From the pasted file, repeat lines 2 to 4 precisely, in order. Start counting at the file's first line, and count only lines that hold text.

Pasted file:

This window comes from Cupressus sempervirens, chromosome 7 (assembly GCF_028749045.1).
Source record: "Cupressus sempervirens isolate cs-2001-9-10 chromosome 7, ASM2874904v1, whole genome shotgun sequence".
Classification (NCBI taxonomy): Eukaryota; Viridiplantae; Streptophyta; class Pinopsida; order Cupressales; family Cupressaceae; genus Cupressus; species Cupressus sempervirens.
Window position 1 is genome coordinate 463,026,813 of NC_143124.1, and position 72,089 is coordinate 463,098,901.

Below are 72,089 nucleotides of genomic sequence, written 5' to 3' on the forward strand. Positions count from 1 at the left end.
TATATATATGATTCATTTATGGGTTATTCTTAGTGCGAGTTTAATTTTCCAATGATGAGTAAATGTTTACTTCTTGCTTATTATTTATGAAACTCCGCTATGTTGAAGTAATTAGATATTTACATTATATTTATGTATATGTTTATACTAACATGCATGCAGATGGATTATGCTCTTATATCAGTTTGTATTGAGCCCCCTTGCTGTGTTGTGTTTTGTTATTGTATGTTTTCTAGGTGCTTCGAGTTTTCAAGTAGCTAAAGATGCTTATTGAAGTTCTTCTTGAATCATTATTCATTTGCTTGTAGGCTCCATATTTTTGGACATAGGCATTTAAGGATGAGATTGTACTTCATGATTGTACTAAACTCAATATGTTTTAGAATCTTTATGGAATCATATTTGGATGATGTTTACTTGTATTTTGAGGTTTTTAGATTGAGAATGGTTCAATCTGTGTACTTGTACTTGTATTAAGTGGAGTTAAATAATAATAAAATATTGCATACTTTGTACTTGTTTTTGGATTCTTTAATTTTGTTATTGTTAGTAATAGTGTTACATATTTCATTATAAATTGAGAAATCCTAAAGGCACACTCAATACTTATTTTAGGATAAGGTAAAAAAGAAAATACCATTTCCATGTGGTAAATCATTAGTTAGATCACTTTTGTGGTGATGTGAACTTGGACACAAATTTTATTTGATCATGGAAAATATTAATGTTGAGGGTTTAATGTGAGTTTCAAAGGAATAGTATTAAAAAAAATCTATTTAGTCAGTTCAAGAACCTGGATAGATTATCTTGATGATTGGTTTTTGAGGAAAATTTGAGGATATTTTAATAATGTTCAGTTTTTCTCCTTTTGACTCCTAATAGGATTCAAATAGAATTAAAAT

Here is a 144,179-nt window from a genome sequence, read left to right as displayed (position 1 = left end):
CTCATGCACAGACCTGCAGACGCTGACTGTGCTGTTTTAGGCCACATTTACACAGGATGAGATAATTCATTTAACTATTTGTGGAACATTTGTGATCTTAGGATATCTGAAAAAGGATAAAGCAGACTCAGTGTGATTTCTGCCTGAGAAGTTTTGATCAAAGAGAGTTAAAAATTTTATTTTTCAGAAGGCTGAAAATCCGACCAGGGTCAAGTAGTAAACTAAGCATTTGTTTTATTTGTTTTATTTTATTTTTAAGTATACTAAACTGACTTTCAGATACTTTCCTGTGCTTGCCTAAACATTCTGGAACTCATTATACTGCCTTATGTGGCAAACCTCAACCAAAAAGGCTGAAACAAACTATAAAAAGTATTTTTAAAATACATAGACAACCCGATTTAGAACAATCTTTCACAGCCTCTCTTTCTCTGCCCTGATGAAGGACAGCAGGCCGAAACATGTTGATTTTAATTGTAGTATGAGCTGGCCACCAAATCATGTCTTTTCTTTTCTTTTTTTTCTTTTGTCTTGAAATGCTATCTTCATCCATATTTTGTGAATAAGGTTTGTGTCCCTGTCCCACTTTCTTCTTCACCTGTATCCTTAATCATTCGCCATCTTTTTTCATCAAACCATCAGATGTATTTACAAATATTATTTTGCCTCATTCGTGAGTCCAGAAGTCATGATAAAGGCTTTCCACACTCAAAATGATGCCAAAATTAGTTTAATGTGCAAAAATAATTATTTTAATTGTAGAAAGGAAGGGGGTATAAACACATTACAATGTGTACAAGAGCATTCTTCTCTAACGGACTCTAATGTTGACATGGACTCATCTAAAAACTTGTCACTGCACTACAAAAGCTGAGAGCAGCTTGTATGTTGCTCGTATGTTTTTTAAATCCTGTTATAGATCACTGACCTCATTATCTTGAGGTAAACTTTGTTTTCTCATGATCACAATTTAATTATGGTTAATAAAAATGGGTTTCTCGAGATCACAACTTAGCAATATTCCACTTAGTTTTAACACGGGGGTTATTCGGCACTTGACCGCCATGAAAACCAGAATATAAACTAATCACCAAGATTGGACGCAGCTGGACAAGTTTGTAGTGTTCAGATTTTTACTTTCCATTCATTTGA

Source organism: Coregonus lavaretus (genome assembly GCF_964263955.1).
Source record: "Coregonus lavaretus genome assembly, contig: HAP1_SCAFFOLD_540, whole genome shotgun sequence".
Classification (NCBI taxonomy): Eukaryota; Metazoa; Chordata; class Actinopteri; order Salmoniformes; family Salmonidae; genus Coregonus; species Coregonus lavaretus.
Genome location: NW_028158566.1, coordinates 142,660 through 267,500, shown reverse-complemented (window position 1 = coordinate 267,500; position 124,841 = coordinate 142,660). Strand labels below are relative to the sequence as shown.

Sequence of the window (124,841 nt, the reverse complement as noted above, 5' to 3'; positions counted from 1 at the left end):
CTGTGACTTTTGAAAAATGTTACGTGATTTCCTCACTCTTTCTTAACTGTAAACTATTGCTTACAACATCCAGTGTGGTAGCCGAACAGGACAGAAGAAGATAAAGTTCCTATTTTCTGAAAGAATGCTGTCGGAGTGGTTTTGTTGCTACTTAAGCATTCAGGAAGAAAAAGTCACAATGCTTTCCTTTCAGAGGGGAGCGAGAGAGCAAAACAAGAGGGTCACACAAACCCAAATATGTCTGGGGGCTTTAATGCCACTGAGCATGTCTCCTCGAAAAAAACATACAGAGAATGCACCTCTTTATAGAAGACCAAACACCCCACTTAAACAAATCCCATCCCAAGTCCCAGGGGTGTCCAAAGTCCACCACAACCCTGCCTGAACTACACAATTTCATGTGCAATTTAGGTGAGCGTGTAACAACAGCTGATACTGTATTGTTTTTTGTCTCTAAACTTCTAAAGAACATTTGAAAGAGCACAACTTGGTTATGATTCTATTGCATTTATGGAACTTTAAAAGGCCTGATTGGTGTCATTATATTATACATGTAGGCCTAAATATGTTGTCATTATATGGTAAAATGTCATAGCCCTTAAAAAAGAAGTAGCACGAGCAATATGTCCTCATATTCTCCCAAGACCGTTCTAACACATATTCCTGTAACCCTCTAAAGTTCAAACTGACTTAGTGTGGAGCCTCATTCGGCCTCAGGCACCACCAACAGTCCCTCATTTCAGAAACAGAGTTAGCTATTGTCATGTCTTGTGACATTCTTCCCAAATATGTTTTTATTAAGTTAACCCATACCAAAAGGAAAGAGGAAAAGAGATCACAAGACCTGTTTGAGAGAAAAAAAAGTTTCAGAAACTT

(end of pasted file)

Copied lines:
Source record: "Cupressus sempervirens isolate cs-2001-9-10 chromosome 7, ASM2874904v1, whole genome shotgun sequence".
Classification (NCBI taxonomy): Eukaryota; Viridiplantae; Streptophyta; class Pinopsida; order Cupressales; family Cupressaceae; genus Cupressus; species Cupressus sempervirens.
Window position 1 is genome coordinate 463,026,813 of NC_143124.1, and position 72,089 is coordinate 463,098,901.